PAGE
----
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Last Updated on May 7, 2015, by eNotes Editorial. Word Count: 1241

Marriage
In A Chaste Maid in Cheapside, it seems like everybody is either married or wants to get married. In fact, one marriage in particular, the intended marriage of Sir Walter to Moll Yellowhammer, creates the conflict in the play. Sir Walter has agreed to marry Moll and in return he has agreed to have Tim Yellowhammer marry his niece. This first arrangement also introduces the first deception. While Moll is in fact a chaste maid, as the title indicates, Sir Walter's niece—who is not his niece at all but a prostitute—is anything but the Welsh gentlewoman she pretends to be. As Sir Walter is riding into Cheapside with the Welsh gentlewoman, he instructs her in her deception. Sir Walter says, "Here you must pass for a pure virgin.'' Sir Walter also deceives the Allwits by not telling them that he is planning on getting married. He knows that if the Allwits suspect Sir Walter is getting married, they will try to stop it because, as a single man, he will continue to be their benefactor. When Davy tells Allwit that Sir Walter is intending to marry Moll, Allwit leaves hurriedly saying, "I have no time to stay, nor scarce to speak, / I'll stop those wheels, or all the work will break.’’ By this, Allwit refers to all of the hard work that he and his wife have put into making money off of Sir Walter.

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While Sir Walter intends to marry Moll, she is really in love with Touchwood Junior, whom she wants to marry. Their attempts to marry are thwarted on several occasions. The first time, Touchwood Junior dupes Moll's father, a goldsmith, by having him make the ring that he intends to place on Moll's finger. Touchwood Junior is very bold in this ruse, telling Yellowhammer that he intends to use the ring to steal away a man's daughter. However, Yellow-hammer does not suspect that he is that man and so criticizes any father who is so blind. Yellowhammer says, ‘‘And parents blinded so, but they're served right / That have two eyes, and wear so dull a sight.'' However, Yellowhammer breaks up the marriage of Moll and Touchwood Junior just in time before the parson can marry them. From this point on the Yellowhammers try to keep Moll under lock and key until she is to be wed to Sir Walter. Yellowhammer says, ‘‘In the meantime, I will lock up this baggage, / As carefully as my gold.’’ With some help, Moll escapes again but is literally dragged back by her mother. Feigning a fatal illness, Moll "dies."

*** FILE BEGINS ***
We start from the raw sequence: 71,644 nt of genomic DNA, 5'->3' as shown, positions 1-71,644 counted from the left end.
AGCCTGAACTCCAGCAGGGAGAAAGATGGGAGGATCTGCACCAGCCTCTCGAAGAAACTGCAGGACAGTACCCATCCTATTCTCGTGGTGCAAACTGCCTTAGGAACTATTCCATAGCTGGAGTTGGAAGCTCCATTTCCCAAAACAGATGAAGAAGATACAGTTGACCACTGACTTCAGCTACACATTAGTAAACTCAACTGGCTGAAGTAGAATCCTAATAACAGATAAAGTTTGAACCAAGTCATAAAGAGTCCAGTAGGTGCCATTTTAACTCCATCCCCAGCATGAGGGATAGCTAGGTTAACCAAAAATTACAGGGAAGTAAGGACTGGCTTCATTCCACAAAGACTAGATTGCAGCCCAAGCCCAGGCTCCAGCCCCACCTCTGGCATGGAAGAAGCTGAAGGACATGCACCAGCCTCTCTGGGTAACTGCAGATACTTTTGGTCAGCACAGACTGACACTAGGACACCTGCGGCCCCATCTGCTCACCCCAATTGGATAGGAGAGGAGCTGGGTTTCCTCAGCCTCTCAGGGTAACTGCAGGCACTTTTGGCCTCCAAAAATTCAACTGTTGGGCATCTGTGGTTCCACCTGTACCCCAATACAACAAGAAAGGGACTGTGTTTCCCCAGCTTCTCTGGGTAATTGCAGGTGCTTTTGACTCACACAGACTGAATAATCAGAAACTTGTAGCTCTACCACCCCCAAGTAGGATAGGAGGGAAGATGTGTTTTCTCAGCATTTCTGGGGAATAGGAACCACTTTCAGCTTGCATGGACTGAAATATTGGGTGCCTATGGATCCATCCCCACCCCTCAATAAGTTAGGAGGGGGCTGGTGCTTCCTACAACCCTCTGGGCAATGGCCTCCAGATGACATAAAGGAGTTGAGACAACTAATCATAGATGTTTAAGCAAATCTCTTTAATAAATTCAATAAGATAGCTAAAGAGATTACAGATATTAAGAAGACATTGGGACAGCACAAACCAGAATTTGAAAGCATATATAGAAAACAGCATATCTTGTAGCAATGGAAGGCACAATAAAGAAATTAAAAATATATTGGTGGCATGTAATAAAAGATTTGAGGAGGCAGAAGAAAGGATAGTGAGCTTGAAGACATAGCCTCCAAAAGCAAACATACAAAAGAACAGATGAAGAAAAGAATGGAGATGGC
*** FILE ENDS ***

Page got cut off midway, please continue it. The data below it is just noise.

Her parents are so caught up with trying to marry Tim to the Welsh gentlewoman that they do not attend the funeral where Moll and Touchwood Junior rise from their coffins and are happily married. The parson says, "Hands join now, but hearts for ever, / Which no parent's mood shall sever.’’ However, the Yellowhammers's "mood" is surprisingly calm and they support the marriage since Sir Walter has proven to be a debtor and is in prison and because they just found out that they have had Tim married to Sir Walter's prostitute. Yellowhammer says, ‘‘My poor boy Tim is cast away this morning, / Even before breakfast: married a whore.’’ Tim is also distraught, until his mother reminds him of his own words, saying, "You told me once, by logic you would prove / A whore an honest woman, prove her so Tim.’’ Tim accepts the challenge, but his new wife beats him to it, saying, ‘‘Sir if your logic cannot prove me honest, / There's a thing called marriage, and that makes me honest.’’ Thus, both marriages turn out happily.

Sex
Besides references to marriage, the play is saturated with sex, most notably extramarital affairs. Many of the male characters in the play have engaged in extramarital affairs and so have some of the women. In the seventeenth century when a man slept with another man's wife, he was said to have cuckolded the woman's husband. Cuckoldry,...

(The entire section contains 1241 words.)

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